So, you think you've found the perfect apartment.
Did you remember to ask about the parking situation? If not, stop! Don't sign that lease until you have at least considered how you and your guests can park hassle-free. Because no matter how fabulous the view or the living space, if you rely on a car and parking isn't convenient, it'll likely put a damper on your living experience.
If you're planning to live downtown in a city with excellent public transportation and bike accommodations, including bike-sharing programs, you need to consider if you even need a car. Many people don't want the hassle and are happy to rent a vehicle on the occasions when they want to get out of the city.
But if you plan to have a car or are considering having a car, we've compiled a list of 10 questions you need to ask about parking before you sign the lease.
Depending on an apartment's location, parking will vary. Perhaps there's an indoor parking garage under the building (most likely in a downtown high-rise or mid-rise building).
If you're looking at a garden-style apartment, parking may be right outside your front door. If it's outdoors, and you live in a cold climate, you need to think about inclement weather. Come winter, will you be shoveling four inches of snow off your vehicle before you can head off to work?
And speaking of snow, do you need to observe special parking rules to accommodate the snowplow (such as moving your car from certain parking areas)? Know what's expected of you.
For some of you, street parking will be a deal-breaker. Others will accept that as a necessary evil that goes with keeping a car in the city.
If there's street parking, find out if you need a permit from the city or local government to park on the street. Keep in mind that it may be difficult to find a spot when you return if there's only street parking.
Once you know that the building supports a parking plan, you need to inquire about the details. For example, are you able to self-park? In many city high-rises, you can't self park and may have to rely on a parking valet.
Is the parking valet reliable? Are there designated spaces for compact and full-size vehicles? If you have special needs and would like to park closer to the elevator or front door, can you make this request?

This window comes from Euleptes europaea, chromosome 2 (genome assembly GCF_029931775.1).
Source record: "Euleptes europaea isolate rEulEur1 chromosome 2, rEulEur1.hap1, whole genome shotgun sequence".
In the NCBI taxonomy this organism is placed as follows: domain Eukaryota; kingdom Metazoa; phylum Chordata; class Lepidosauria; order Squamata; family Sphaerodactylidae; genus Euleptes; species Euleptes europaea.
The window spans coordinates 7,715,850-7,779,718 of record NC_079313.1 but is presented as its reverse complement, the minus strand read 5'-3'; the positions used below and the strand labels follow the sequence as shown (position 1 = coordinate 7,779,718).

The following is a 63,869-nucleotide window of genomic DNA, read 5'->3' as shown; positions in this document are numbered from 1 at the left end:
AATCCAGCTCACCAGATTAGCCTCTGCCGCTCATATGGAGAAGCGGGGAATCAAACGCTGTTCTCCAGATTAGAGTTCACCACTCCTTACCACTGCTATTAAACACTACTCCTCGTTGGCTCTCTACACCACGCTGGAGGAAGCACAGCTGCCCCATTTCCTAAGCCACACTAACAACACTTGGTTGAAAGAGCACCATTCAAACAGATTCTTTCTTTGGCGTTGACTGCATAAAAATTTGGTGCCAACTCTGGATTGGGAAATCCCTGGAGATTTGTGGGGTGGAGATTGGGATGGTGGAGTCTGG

If there's plenty of parking, you may not need reserved space(s). But it can be nice to know that you have a dedicated spot to come home to, regardless of your schedule. Ask about this policy.
If there's on-site parking, find out if the lot is usually full at peak times or if there are usually empty spaces. If spaces are reserved, can you get parking near your unit?
If you have a roommate or if you and your significant other have vehicles, will there be designated parking spots for both of you?
This is an important question because if your space(s) is not part of your monthly payment, you have to factor parking costs into your budget. It becomes a line item just like internet service, cable and utilities.
If your building doesn't have parking but has a formal arrangement with a parking garage nearby, ask about the cost. Perhaps your parking will be comped or discounted. Similarly, if parking is included in the rent, and you decide to forego having a car, do you receive a discount?
Be sure to inquire about cost differences for covered spots (also known as garage parking) vs. uncovered spaces (also known as surface parking).
If parking in and around your building is challenging and there are no spaces reserved for guests, it may put a damper on social activities. Not all rentals have the luxury of extra space for visitors, so you need to decide just how important that is or come up with creative alternatives, such as carpooling.
If your building can accommodate guest parking, do you need to reserve in advance? And how easy will it be for your visitors to come and go?
If the parking lot is indoors, is the garage only accessible via fob access or in a controlled manner. While there's never a guarantee of safety, and much of it is based on the specific neighborhood, consider visiting the parking lot yourself to make your own determination.
It happens. Sometimes it's a neighbor who decides to flout the rules and do as he or she wants. Most times, however, it's a misunderstanding. In either case, situations do arise, and you need to know there is a system in place.
Remember, you also have to be a good neighbor and respect apartment parking etiquette.
This question is more important than you might think as it could offer a source for a little extra income each month. If your lease includes a parking space, and you don't have a car, but your neighbor has two vehicles and only one designated spot, you may be able to make a deal. But check your lease first to determine that you have the legal right to sublet.
Go ahead and look for that perfect apartment with the view, amenities and conveniences you desire. But don't overlook the parking accommodations or you could be driving into a headache that never goes away.